Birth of the LCD TV

July 27, 2016 blog-img

Television is one of the major sources of entertainment all over the globe. Through this advantageous home appliance, you can watch all your favorite shows and movies. Looking for affordable TVs in the Philippines – or anywhere in world – isn’t very difficult since there are dozens of them in the market. Truly, plenty of high quality and affordable televisions can be found in numerous appliance stores today.

TVs used to be these huge, bulky cubes that were a pain to move around; but they were useful nonetheless and people loved watching TV. Now, they are so thin and light you probably won’t need any help getting a fifty inch TV into the car if you bought one.

These thin TVs are called LCD TVs. LCD (liquid crystal display) TVs make use of liquid crystals to display images. When light is shone on liquid crystals, they can regulate or modulate this light to show the viewer whatever is shown on screen from a display input. They are noticeably more energy-efficient than a CRT screen (cathode ray tube), which is usually what those large, old TV sets are since LCD TVs consume a lot less power. Because they are energy efficient, LCD screens can be used on a variety of portable devices such as mobile phones, gaming devices, watches, even digital clocks and calculators – all of which rely on stored power such as batteries. Also, if you’ll notice, they come in more sizes than CRT TVs. 

Wait, that long ago?

Liquid crystals were discovered in 1888; by 2008, LCD TVs were outselling CRT TVs. Through time, CRTs became obsolete.

In 1888, a scientist named Friedrich Reinitzer discovered that the cholesterol extracted from carrots had properties of liquid crystal. After its discovery, many scientists published papers about it and experimented with this discovery. As time went by, liquid crystals were classified into three types: nematics, smectics and cholesterics. It was also discovered that these liquid crystals react to electricity and that they can switch colors when tampered with. By the 60s, a research facility had experimented with and studied liquid crystals enough to discover how it could be applied for displays. In 1970s, the LCD’s invention was listed to Wolfgang Helfrich and Martin Schadt. During that time, it was already being used to produce wristwatches. NEC and Hitachi in the 90s worked hard to make LCD work for computer monitors, as well as televisions. However, it was Samsung who came up with the multi-domain LCDs that became a dominant part of the design in 2010.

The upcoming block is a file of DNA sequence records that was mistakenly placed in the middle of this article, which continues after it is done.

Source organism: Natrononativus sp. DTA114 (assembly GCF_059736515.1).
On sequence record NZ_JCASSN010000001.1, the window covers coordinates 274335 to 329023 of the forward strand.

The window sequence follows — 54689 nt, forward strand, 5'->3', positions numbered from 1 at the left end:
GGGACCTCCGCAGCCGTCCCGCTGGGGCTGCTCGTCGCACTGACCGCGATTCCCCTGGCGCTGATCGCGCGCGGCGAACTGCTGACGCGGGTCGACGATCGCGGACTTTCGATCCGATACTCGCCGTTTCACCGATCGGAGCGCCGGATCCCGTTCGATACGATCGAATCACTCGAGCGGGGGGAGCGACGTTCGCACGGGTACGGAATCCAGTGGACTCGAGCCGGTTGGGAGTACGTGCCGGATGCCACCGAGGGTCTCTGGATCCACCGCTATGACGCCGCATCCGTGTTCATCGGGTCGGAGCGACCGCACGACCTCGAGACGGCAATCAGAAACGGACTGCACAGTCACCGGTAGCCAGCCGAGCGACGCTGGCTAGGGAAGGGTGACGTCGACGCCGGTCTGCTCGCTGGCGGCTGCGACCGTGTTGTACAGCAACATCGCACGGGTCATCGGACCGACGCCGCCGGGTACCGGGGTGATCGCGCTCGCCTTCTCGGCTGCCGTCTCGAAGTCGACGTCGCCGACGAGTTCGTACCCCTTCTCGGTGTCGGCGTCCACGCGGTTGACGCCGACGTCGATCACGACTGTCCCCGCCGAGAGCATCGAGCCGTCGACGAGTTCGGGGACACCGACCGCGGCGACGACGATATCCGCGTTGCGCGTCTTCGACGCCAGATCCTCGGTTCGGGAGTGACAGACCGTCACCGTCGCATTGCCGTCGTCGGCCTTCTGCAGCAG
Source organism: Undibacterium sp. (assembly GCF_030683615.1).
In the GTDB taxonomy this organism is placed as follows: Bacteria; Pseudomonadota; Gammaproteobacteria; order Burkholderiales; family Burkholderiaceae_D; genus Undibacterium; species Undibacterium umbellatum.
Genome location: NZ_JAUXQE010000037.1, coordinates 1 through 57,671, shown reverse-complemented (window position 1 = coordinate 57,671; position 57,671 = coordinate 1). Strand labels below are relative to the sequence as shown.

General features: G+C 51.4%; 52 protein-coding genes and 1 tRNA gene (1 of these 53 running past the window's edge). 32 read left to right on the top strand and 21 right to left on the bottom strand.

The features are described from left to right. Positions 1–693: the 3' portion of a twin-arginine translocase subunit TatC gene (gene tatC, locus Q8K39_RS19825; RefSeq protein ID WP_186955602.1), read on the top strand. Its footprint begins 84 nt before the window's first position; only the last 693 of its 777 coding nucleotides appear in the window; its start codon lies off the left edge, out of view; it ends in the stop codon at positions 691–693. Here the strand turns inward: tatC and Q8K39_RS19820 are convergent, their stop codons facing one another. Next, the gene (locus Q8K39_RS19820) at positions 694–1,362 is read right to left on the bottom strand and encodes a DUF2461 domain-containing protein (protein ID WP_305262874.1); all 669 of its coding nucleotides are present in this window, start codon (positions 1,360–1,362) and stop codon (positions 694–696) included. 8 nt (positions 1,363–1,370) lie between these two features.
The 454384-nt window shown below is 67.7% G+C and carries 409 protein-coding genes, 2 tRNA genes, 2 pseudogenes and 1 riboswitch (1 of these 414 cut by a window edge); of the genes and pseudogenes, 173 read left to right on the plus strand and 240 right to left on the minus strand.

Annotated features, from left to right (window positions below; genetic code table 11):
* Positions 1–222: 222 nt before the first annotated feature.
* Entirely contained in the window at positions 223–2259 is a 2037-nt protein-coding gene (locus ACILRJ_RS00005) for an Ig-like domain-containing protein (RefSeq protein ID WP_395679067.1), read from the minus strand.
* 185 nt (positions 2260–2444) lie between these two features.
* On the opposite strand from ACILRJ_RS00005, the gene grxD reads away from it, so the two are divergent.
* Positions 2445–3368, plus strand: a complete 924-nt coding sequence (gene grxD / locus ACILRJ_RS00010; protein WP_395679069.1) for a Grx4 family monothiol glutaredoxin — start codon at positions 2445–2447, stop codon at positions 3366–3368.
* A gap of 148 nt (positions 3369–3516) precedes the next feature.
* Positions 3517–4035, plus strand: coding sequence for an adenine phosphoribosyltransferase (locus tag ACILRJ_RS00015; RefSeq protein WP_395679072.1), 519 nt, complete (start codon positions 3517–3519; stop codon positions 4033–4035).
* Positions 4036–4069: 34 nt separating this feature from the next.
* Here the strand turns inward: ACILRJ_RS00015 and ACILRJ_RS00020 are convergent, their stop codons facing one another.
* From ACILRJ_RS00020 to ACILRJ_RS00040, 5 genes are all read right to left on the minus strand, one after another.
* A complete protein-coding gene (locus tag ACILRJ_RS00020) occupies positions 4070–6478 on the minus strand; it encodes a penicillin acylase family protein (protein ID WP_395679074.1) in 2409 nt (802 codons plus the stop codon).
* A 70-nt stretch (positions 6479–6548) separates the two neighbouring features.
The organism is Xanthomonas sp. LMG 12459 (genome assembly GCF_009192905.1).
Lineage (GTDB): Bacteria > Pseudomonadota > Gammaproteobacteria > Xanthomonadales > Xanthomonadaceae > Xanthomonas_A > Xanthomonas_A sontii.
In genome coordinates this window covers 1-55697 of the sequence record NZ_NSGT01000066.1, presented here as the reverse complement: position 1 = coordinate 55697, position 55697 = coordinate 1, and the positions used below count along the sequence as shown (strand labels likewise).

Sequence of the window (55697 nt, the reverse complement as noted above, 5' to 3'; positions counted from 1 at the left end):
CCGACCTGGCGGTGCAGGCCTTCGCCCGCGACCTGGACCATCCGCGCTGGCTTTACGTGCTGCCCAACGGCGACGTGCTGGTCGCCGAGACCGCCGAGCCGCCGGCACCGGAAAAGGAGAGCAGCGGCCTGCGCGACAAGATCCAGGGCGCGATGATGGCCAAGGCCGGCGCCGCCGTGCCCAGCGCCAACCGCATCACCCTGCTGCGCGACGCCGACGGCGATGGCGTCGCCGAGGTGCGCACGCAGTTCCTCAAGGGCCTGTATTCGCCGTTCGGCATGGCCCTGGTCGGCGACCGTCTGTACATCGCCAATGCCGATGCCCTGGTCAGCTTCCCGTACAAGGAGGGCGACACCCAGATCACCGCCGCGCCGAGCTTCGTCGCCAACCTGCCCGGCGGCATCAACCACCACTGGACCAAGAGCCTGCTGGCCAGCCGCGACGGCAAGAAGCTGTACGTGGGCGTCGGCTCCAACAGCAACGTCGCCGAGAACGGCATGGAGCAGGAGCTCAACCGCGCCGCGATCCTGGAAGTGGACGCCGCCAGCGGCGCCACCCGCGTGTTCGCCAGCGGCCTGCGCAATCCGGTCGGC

Aside from the obvious size difference compared to CRT TVs, one of its other advantages is that it doesn’t generate heat because they don’t consume so much power. Earlier LCD models consume 30%-50% of the power that CRT monitors of the same size consume. In addition, more modern LCDs lit with LED use 10%-25% of the power that a CRT display would use. This means that you have more chances of saving energy if you use an LCD TV!

The size and thinness of LCD TVs means that they can be placed farther from the user, reducing the eye-strain. Also, these displays can be produced in any size and any shape. As a matter of fact, you can put several LCDs together will create a bigger picture together; like a stacked resolution, as it becomes larger the more LCDs are added.

If you’re thinking of buying a TV, try going for a compact and light LCD TV. It’s going to help you conserve energy and save your eyes from the strain. Plus, it looks pretty darn good too!

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